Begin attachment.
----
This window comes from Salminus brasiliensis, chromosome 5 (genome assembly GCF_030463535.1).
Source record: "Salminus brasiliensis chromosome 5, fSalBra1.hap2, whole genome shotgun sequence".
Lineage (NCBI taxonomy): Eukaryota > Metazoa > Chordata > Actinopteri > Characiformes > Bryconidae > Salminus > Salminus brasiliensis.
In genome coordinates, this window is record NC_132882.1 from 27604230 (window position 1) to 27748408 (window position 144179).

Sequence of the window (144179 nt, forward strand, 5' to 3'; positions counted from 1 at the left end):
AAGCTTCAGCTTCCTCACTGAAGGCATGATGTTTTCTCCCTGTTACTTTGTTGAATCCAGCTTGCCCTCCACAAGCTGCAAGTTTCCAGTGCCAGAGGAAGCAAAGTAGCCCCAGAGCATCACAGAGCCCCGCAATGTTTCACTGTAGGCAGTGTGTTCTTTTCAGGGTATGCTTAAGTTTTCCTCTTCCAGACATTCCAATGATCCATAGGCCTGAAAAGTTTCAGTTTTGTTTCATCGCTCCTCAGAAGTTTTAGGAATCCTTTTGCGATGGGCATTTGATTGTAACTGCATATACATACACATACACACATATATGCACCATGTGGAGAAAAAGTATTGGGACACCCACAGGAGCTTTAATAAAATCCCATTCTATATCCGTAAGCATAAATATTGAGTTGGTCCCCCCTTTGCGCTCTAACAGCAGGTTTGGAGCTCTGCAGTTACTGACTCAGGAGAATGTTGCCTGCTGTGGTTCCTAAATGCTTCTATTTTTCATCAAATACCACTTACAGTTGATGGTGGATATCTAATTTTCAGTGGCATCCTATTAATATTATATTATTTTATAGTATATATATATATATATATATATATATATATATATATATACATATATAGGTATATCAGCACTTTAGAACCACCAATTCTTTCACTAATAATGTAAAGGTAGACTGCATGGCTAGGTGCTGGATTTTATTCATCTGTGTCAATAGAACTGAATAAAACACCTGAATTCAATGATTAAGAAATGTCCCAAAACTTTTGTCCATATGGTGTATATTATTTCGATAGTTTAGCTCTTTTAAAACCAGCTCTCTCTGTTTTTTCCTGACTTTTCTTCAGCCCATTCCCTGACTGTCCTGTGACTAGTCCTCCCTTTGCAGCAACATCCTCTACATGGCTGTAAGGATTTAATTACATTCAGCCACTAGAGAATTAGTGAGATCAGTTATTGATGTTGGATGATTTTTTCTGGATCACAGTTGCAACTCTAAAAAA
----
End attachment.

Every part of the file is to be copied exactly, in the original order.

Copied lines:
This window comes from Salminus brasiliensis, chromosome 5 (genome assembly GCF_030463535.1).
Source record: "Salminus brasiliensis chromosome 5, fSalBra1.hap2, whole genome shotgun sequence".
Lineage (NCBI taxonomy): Eukaryota > Metazoa > Chordata > Actinopteri > Characiformes > Bryconidae > Salminus > Salminus brasiliensis.
In genome coordinates, this window is record NC_132882.1 from 27604230 (window position 1) to 27748408 (window position 144179).

Sequence of the window (144179 nt, forward strand, 5' to 3'; positions counted from 1 at the left end):
AAGCTTCAGCTTCCTCACTGAAGGCATGATGTTTTCTCCCTGTTACTTTGTTGAATCCAGCTTGCCCTCCACAAGCTGCAAGTTTCCAGTGCCAGAGGAAGCAAAGTAGCCCCAGAGCATCACAGAGCCCCGCAATGTTTCACTGTAGGCAGTGTGTTCTTTTCAGGGTATGCTTAAGTTTTCCTCTTCCAGACATTCCAATGATCCATAGGCCTGAAAAGTTTCAGTTTTGTTTCATCGCTCCTCAGAAGTTTTAGGAATCCTTTTGCGATGGGCATTTGATTGTAACTGCATATACATACACATACACACATATATGCACCATGTGGAGAAAAAGTATTGGGACACCCACAGGAGCTTTAATAAAATCCCATTCTATATCCGTAAGCATAAATATTGAGTTGGTCCCCCCTTTGCGCTCTAACAGCAGGTTTGGAGCTCTGCAGTTACTGACTCAGGAGAATGTTGCCTGCTGTGGTTCCTAAATGCTTCTATTTTTCATCAAATACCACTTACAGTTGATGGTGGATATCTAATTTTCAGTGGCATCCTATTAATATTATATTATTTTATAGTATATATATATATATATATATATATATATATATATATATACATATATAGGTATATCAGCACTTTAGAACCACCAATTCTTTCACTAATAATGTAAAGGTAGACTGCATGGCTAGGTGCTGGATTTTATTCATCTGTGTCAATAGAACTGAATAAAACACCTGAATTCAATGATTAAGAAATGTCCCAAAACTTTTGTCCATATGGTGTATATTATTTCGATAGTTTAGCTCTTTTAAAACCAGCTCTCTCTGTTTTTTCCTGACTTTTCTTCAGCCCATTCCCTGACTGTCCTGTGACTAGTCCTCCCTTTGCAGCAACATCCTCTACATGGCTGTAAGGATTTAATTACATTCAGCCACTAGAGAATTAGTGAGATCAGTTATTGATGTTGGATGATTTTTTCTGGATCACAGTTGCAACTCTAAAAAA